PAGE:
Things Which Have Never Yet Been Done
|"Things Which Have Never Yet Been Done"|
|Orphan Black episode|
|Episode no.||Season 2
|Directed by||TJ Scott|
|Written by||Alex Levine|
|Original air date||14 June 2014|
|Running time||43 minutes|
"Things Which Have Never Yet Been Done" is the ninth episode of the second season, and the nineteenth episode overall, of the Canadian science fiction television series Orphan Black. It first aired in Canada on Space and the United States on BBC America on 14 June 2014. The episode was written by Alex Levine and directed by TJ Scott.
The series focuses on a number of identical human clones, all of whom are played by Tatiana Maslany: Sarah Manning, Alison Hendrix, Cosima Niehaus, Rachel Duncan, and Helena. In this episode, Sarah's daughter Kira (Skyler Wexler) undergoes bone marrow extraction to donate to Cosima in an attempt to cure Cosima's illness. Alison and her husband Donnie (Kristian Bruun) attempt to bury Dr. Aldous Leekie's body, while Helena attempts to escape from the ranch of the Proletheans, a religious extremist group.
"Things Which Have Never Yet Been Done" marked the first on-screen appearance of Kathryn Alexandre, who also works on the show as Maslany's "clone double" when filming scenes where multiple clones interact. The episode was filmed at various locations in Toronto and the title was taken from Francis Bacon's work Novum Organum. It was watched by 613,000 viewers in the United States and received mostly positive reviews from critics.
At the Dyad Institute, Rachel appoints Delphine Cormier (Évelyne Brochu) the interim director of the cloning program following the death of Dr. Aldous Leekie. Delphine meets with Sarah to ask if her young daughter, Kira, will donate her bone marrow to help cure Cosima's illness, and Kira agrees. Meanwhile, Cosima works with her lab assistant Scott (Josh Vokey) and Rachel's adoptive father Ethan (Andrew Gillies), a founder scientist of the cloning program, to find the genetic sequence that has caused her illness. Rachel, who is usually stoic, laughs and sobs whilst watching home videos of her childhood, lamenting her own infertility. Disguised as Sarah, she tricks her way into the pediatric clinic where Kira is recovering and sedates Sarah's foster brother Felix (Jordan Gavaris). She abducts Kira and takes her to a young girl's bedroom in the Dyad Institute, telling Kira that she "may even grow to like it here, just as I did".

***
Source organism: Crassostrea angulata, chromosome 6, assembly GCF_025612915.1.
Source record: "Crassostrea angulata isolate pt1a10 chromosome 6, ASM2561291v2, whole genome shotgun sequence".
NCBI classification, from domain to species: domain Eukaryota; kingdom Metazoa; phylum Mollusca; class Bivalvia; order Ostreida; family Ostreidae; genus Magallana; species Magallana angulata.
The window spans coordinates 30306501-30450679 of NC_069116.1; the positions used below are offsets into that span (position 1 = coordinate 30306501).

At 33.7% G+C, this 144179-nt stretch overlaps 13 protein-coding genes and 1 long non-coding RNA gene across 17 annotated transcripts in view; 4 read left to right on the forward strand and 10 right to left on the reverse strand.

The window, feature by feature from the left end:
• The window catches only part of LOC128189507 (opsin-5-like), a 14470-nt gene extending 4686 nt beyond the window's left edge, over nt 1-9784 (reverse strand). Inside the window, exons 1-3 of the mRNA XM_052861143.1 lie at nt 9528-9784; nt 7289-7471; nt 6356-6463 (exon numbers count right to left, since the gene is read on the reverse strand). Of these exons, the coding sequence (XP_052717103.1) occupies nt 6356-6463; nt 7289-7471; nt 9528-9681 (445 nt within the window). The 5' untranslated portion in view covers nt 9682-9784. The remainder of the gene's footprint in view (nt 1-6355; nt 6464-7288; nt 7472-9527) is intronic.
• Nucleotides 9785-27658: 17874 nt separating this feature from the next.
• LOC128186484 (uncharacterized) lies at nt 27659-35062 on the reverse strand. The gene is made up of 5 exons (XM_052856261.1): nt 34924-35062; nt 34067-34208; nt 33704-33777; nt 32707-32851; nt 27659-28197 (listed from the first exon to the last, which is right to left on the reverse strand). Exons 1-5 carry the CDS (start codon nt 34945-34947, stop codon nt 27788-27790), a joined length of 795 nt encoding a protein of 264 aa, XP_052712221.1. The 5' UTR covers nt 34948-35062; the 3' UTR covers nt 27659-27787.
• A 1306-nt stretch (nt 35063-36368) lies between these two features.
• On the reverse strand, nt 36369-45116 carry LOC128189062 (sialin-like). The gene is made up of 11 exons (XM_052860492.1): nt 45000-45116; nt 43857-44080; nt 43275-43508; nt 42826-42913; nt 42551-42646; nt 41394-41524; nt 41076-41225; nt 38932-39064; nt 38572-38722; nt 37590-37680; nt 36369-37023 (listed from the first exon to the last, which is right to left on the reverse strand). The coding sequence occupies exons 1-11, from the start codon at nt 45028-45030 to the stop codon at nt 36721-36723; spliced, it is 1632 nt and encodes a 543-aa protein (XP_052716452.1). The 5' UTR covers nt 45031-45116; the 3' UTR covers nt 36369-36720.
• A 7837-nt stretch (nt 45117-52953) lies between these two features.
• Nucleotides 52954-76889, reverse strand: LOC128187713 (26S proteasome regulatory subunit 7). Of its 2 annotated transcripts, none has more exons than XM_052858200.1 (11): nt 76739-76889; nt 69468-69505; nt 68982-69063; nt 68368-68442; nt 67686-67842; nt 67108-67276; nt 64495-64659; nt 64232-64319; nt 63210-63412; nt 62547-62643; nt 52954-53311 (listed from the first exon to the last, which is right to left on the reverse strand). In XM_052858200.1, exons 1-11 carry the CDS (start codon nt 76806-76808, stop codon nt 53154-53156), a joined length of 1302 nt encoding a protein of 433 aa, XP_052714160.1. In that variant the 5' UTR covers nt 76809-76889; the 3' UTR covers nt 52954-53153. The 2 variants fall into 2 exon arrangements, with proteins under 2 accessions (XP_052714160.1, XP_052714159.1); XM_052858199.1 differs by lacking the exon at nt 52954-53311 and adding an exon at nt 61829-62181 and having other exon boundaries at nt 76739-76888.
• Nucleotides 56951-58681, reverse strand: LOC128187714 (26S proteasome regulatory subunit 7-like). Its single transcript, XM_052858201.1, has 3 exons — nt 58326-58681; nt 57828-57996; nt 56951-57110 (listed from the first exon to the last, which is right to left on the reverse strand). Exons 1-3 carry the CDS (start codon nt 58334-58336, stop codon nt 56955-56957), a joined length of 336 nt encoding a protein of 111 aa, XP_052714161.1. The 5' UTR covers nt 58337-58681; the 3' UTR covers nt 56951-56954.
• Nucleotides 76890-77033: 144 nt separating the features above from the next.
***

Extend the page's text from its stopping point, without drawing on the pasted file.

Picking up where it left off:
After confessing that he accidentally murdered Dr. Leekie, Donnie Hendrix and his wife Alison decide to dispose of the dead body under the cement of their garage floor. They are interrupted by Vic (Michael Mando), whom Alison met in rehab and who is acting as an informant to Detective Angie DeAngelis (Inga Cadranel). Donnie threatens to shoot Vic, who confesses that Angie is parked nearby, before walking into Angie's van and threatening to destroy her career if she continues to stalk his family, taking a picture of her with Vic as blackmail. After burying Leekie's body and re-laying the cement, Alison confesses her sudden attraction to Donnie and they have sex in the garage.
At the ranch inhabited by the Proletheans, a religious extremist group, following her impregnation, Helena is introduced to the group's nursery where she bonds with a young girl. The Prolethean leader, Henrik Johanssen (Peter Outerbridge), impregnates his teenage daughter Gracie (Zoé de Grand'Maison) with his and Helena's embryos. Sharing their displeasure with what Henrik has done, Helena and Gracie decide to flee the ranch together, but are caught by Henrik as they are preparing to leave. Henrik's protégé and Gracie's lover, Mark (Ari Millen), arrives to defend Gracie. Mark and Gracie flee together as Helena attacks Henrik. Helena tortures Henrik with his own medical instruments before burning down the ranch and running away herself.